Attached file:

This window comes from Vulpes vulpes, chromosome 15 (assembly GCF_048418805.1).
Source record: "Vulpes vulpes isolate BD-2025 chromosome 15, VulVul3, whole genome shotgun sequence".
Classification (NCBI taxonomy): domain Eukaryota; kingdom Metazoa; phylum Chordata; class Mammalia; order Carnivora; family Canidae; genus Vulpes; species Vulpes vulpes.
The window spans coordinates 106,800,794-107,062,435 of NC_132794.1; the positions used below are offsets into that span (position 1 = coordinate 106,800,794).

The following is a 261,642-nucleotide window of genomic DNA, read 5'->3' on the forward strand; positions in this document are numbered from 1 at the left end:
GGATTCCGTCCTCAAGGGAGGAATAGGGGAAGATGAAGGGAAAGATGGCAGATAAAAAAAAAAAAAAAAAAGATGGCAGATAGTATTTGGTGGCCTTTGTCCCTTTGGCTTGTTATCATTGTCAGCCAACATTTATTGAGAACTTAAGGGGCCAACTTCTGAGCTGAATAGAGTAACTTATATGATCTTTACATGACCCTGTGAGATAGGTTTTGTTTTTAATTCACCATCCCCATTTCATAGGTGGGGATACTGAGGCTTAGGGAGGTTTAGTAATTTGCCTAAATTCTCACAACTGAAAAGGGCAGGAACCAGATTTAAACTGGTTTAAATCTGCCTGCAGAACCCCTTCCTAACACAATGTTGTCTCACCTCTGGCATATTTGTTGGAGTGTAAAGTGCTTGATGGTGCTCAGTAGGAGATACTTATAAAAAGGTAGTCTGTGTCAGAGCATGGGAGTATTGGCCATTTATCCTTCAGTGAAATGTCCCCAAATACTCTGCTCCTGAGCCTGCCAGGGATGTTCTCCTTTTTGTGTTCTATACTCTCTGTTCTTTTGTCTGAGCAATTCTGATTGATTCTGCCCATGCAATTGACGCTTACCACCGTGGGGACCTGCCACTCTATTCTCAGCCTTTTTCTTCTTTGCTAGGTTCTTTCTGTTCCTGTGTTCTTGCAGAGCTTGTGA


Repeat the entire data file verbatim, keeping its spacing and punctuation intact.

This window comes from Vulpes vulpes, chromosome 15 (assembly GCF_048418805.1).
Source record: "Vulpes vulpes isolate BD-2025 chromosome 15, VulVul3, whole genome shotgun sequence".
Classification (NCBI taxonomy): domain Eukaryota; kingdom Metazoa; phylum Chordata; class Mammalia; order Carnivora; family Canidae; genus Vulpes; species Vulpes vulpes.
The window spans coordinates 106,800,794-107,062,435 of NC_132794.1; the positions used below are offsets into that span (position 1 = coordinate 106,800,794).

The following is a 261,642-nucleotide window of genomic DNA, read 5'->3' on the forward strand; positions in this document are numbered from 1 at the left end:
GGATTCCGTCCTCAAGGGAGGAATAGGGGAAGATGAAGGGAAAGATGGCAGATAAAAAAAAAAAAAAAAAAGATGGCAGATAGTATTTGGTGGCCTTTGTCCCTTTGGCTTGTTATCATTGTCAGCCAACATTTATTGAGAACTTAAGGGGCCAACTTCTGAGCTGAATAGAGTAACTTATATGATCTTTACATGACCCTGTGAGATAGGTTTTGTTTTTAATTCACCATCCCCATTTCATAGGTGGGGATACTGAGGCTTAGGGAGGTTTAGTAATTTGCCTAAATTCTCACAACTGAAAAGGGCAGGAACCAGATTTAAACTGGTTTAAATCTGCCTGCAGAACCCCTTCCTAACACAATGTTGTCTCACCTCTGGCATATTTGTTGGAGTGTAAAGTGCTTGATGGTGCTCAGTAGGAGATACTTATAAAAAGGTAGTCTGTGTCAGAGCATGGGAGTATTGGCCATTTATCCTTCAGTGAAATGTCCCCAAATACTCTGCTCCTGAGCCTGCCAGGGATGTTCTCCTTTTTGTGTTCTATACTCTCTGTTCTTTTGTCTGAGCAATTCTGATTGATTCTGCCCATGCAATTGACGCTTACCACCGTGGGGACCTGCCACTCTATTCTCAGCCTTTTTCTTCTTTGCTAGGTTCTTTCTGTTCCTGTGTTCTTGCAGAGCTTGTGA